Wright enthusiast ready to take on Bagley House

Safina Uberoi was visiting Los Angeles this summer when she got an alert from the Frank Lloyd Wright Building Conservancy that an important early work from the famed architect's canon was for sale in Hinsdale, Ill., and at risk of demolition.

Uberoi - with husband Lukas - had spent the last five years restoring Wright's 1954 "Usonian Automatic" Tonkens Home outside Cincinnati. But Hinsdale's Bagley House, constructed 60 years earlier by a young Wright beginning to articulate his style, would be a different kind of project. As an FLWBC board member, Uberoi knew the organization didn't issue such bulletins lightly. She phoned home to her husband, Lukas, who urged her to suspend her trip and look into it.

"It was a Friday afternoon, and I literally turned my car around and drove straight on to the airport," Uberoi related.

She returned to Cincinnati, and the next day the couple motored to Hinsdale. They were instantly struck by the village's charm - as well as the number of contemporary homes alongside vintage properties.

"It was clear there was lots of new construction and that a lot of the old, historical houses were being turned over very fast," Uberoi said.

The next day they toured the Bagley House at 121 S. County Line Road. Updates were clearly needed, but aspects like the distinctive octagonal library captured their hearts. If a dedicated preservationist didn't purchase it, teardown seemed probable.

"It had a lot of old house issues, and it did not have the things that modern families need," she said of the living spaces. "We really felt this is as serious as the alert had indicated."

By Monday evening the home was theirs.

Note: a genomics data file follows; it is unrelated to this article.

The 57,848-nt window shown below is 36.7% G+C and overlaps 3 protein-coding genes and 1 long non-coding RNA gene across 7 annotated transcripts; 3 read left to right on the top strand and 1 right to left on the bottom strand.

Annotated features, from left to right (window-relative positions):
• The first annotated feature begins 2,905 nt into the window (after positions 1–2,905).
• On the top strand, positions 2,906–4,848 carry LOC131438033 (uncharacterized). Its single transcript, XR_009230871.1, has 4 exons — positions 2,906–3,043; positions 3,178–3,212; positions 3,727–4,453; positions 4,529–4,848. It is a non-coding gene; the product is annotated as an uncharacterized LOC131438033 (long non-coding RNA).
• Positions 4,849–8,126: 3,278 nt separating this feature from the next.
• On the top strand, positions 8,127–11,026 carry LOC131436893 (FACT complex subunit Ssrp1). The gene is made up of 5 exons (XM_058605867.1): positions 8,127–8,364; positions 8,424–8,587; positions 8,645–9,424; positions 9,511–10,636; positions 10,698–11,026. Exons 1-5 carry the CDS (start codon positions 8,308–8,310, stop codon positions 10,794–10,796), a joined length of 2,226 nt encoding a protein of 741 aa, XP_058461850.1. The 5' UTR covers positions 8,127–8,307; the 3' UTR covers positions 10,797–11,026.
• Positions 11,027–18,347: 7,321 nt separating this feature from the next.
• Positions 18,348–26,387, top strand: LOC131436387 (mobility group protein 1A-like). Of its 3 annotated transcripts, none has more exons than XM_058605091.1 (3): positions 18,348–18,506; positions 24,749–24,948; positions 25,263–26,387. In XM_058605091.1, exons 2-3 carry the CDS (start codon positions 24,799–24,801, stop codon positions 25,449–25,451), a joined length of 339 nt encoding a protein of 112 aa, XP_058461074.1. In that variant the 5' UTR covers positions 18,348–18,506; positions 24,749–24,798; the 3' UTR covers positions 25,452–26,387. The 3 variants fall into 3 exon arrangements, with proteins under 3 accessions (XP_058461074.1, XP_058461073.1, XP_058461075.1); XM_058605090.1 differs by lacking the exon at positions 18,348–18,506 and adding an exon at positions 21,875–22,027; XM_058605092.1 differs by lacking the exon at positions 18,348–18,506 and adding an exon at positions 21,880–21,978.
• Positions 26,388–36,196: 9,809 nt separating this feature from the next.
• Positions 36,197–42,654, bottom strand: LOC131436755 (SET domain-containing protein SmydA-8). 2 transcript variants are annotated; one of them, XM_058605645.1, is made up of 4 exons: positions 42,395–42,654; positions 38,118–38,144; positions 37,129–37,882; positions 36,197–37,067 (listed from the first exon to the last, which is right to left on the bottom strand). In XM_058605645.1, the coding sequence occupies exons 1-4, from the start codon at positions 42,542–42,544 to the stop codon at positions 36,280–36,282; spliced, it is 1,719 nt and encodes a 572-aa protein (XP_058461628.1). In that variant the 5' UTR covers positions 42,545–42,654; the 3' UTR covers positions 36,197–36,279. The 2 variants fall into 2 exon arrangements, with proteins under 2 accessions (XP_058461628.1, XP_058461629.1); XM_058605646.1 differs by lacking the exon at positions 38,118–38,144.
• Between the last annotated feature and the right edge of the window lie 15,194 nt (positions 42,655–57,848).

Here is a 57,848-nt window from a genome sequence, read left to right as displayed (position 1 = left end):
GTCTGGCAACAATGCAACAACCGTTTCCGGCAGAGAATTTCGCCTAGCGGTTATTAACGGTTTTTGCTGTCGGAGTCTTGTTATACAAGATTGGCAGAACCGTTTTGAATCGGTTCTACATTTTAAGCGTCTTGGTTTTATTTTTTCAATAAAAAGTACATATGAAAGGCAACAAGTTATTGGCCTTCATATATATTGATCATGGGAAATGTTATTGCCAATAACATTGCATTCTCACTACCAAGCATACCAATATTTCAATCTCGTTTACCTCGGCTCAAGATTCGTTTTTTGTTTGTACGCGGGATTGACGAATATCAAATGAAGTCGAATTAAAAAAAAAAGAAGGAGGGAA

"It was the most exciting 72 hours of our life," Uberoi remarked.

They felt comfortable with the building's wooden construction - more straightforward than the Tonkens House cement block structure they had labored over - and how it presaged his later efforts.

"The main living plan is very close to what he created for his own home and study in Oak Park," she said, including the octagon-shaped wing.

Unfortunately few drawings exist of the original plans, so well-known Wright expert Gunny Harboe has been enlisted to conduct forensics on the house and develop a conservation management plan. Uberoi looks forward to letting members of the community tour the home and hear about the vision for the restoration at an open house from noon to 3 p.m. this Sunday (see Page 28 for details).

"Even though the (Bagley House) is very little known, it has a significant place in understanding the development of Frank Lloyd Wright," Uberoi said. "He's 27 years old and is really starting to experiment within the envelope of traditional design."

The ultimate solution for its survival, however, will require some nontraditional thinking.

"The challenge is how do you make it a space for a modern family to enjoy while keeping it historic," Uberoi said. "We want to know what will be the best way to do this."

She underscored her gratitude for local preservation devotees, welcoming their intervention.

"Having a supportive community which understands and can enjoy having a resource like this makes all the difference," she said, musing about the possibilities of hosting gatherings there. "We can imagine the house having a role in the community."

- story by Ken Knutson,

photo provided

Author Bio

Ken Knutson is associate editor of The Hinsdalean